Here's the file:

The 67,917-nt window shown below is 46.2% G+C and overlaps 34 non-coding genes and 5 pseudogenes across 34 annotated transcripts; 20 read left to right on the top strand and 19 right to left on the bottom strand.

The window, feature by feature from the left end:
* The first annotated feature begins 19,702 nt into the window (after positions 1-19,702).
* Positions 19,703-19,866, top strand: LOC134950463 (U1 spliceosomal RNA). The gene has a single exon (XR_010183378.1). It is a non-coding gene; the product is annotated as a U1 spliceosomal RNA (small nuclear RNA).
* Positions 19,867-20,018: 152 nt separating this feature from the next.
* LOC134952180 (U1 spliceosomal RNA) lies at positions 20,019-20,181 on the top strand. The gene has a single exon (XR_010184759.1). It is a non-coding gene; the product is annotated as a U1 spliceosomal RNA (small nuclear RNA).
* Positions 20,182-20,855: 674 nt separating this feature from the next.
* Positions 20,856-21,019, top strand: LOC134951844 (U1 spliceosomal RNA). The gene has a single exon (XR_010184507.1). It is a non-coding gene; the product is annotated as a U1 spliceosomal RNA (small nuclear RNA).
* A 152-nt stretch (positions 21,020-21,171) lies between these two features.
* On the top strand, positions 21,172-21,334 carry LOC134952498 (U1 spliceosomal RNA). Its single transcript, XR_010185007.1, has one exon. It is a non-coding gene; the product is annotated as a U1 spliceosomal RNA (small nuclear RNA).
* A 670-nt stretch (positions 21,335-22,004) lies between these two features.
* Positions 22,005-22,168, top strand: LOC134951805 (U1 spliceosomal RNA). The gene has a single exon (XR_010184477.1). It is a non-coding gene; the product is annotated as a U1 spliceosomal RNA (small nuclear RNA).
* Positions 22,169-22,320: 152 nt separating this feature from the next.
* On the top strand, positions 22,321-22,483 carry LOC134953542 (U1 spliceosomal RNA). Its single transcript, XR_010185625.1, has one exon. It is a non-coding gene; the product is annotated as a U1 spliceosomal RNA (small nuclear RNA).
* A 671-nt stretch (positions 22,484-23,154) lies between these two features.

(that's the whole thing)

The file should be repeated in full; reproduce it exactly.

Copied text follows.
The 67,917-nt window shown below is 46.2% G+C and overlaps 34 non-coding genes and 5 pseudogenes across 34 annotated transcripts; 20 read left to right on the top strand and 19 right to left on the bottom strand.

The window, feature by feature from the left end:
* The first annotated feature begins 19,702 nt into the window (after positions 1-19,702).
* Positions 19,703-19,866, top strand: LOC134950463 (U1 spliceosomal RNA). The gene has a single exon (XR_010183378.1). It is a non-coding gene; the product is annotated as a U1 spliceosomal RNA (small nuclear RNA).
* Positions 19,867-20,018: 152 nt separating this feature from the next.
* LOC134952180 (U1 spliceosomal RNA) lies at positions 20,019-20,181 on the top strand. The gene has a single exon (XR_010184759.1). It is a non-coding gene; the product is annotated as a U1 spliceosomal RNA (small nuclear RNA).
* Positions 20,182-20,855: 674 nt separating this feature from the next.
* Positions 20,856-21,019, top strand: LOC134951844 (U1 spliceosomal RNA). The gene has a single exon (XR_010184507.1). It is a non-coding gene; the product is annotated as a U1 spliceosomal RNA (small nuclear RNA).
* A 152-nt stretch (positions 21,020-21,171) lies between these two features.
* On the top strand, positions 21,172-21,334 carry LOC134952498 (U1 spliceosomal RNA). Its single transcript, XR_010185007.1, has one exon. It is a non-coding gene; the product is annotated as a U1 spliceosomal RNA (small nuclear RNA).
* A 670-nt stretch (positions 21,335-22,004) lies between these two features.
* Positions 22,005-22,168, top strand: LOC134951805 (U1 spliceosomal RNA). The gene has a single exon (XR_010184477.1). It is a non-coding gene; the product is annotated as a U1 spliceosomal RNA (small nuclear RNA).
* Positions 22,169-22,320: 152 nt separating this feature from the next.
* On the top strand, positions 22,321-22,483 carry LOC134953542 (U1 spliceosomal RNA). Its single transcript, XR_010185625.1, has one exon. It is a non-coding gene; the product is annotated as a U1 spliceosomal RNA (small nuclear RNA).
* A 671-nt stretch (positions 22,484-23,154) lies between these two features.